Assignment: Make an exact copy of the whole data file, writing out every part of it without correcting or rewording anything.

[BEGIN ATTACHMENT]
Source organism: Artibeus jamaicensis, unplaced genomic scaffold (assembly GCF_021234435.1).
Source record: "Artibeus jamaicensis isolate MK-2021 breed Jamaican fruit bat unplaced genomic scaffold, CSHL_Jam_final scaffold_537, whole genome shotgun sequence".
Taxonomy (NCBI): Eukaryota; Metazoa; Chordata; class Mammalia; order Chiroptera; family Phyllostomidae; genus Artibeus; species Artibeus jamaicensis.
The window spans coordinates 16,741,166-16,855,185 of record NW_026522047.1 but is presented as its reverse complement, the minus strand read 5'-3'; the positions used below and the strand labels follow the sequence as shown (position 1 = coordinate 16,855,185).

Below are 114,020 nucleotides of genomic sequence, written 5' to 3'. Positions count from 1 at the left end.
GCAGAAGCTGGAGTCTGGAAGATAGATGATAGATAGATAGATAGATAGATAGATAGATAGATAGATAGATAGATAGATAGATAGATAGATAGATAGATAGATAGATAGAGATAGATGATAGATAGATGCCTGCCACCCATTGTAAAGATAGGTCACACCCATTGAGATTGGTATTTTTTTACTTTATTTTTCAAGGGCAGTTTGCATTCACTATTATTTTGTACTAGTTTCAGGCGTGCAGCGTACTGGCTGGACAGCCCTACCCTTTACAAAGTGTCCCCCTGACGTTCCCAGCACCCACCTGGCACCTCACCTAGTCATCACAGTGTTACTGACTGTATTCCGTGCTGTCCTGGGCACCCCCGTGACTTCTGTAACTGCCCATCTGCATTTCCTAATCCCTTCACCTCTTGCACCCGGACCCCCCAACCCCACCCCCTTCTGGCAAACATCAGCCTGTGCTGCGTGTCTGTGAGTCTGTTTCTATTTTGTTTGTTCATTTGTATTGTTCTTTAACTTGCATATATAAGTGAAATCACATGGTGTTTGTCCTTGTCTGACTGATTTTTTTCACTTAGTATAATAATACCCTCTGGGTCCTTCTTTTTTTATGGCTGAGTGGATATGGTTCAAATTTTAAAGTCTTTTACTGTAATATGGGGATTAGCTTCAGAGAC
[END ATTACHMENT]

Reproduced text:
Source organism: Artibeus jamaicensis, unplaced genomic scaffold (assembly GCF_021234435.1).
Source record: "Artibeus jamaicensis isolate MK-2021 breed Jamaican fruit bat unplaced genomic scaffold, CSHL_Jam_final scaffold_537, whole genome shotgun sequence".
Taxonomy (NCBI): Eukaryota; Metazoa; Chordata; class Mammalia; order Chiroptera; family Phyllostomidae; genus Artibeus; species Artibeus jamaicensis.
The window spans coordinates 16,741,166-16,855,185 of record NW_026522047.1 but is presented as its reverse complement, the minus strand read 5'-3'; the positions used below and the strand labels follow the sequence as shown (position 1 = coordinate 16,855,185).

Below are 114,020 nucleotides of genomic sequence, written 5' to 3'. Positions count from 1 at the left end.
GCAGAAGCTGGAGTCTGGAAGATAGATGATAGATAGATAGATAGATAGATAGATAGATAGATAGATAGATAGATAGATAGATAGATAGATAGATAGATAGATAGATAGAGATAGATGATAGATAGATGCCTGCCACCCATTGTAAAGATAGGTCACACCCATTGAGATTGGTATTTTTTTACTTTATTTTTCAAGGGCAGTTTGCATTCACTATTATTTTGTACTAGTTTCAGGCGTGCAGCGTACTGGCTGGACAGCCCTACCCTTTACAAAGTGTCCCCCTGACGTTCCCAGCACCCACCTGGCACCTCACCTAGTCATCACAGTGTTACTGACTGTATTCCGTGCTGTCCTGGGCACCCCCGTGACTTCTGTAACTGCCCATCTGCATTTCCTAATCCCTTCACCTCTTGCACCCGGACCCCCCAACCCCACCCCCTTCTGGCAAACATCAGCCTGTGCTGCGTGTCTGTGAGTCTGTTTCTATTTTGTTTGTTCATTTGTATTGTTCTTTAACTTGCATATATAAGTGAAATCACATGGTGTTTGTCCTTGTCTGACTGATTTTTTTCACTTAGTATAATAATACCCTCTGGGTCCTTCTTTTTTTATGGCTGAGTGGATATGGTTCAAATTTTAAAGTCTTTTACTGTAATATGGGGATTAGCTTCAGAGAC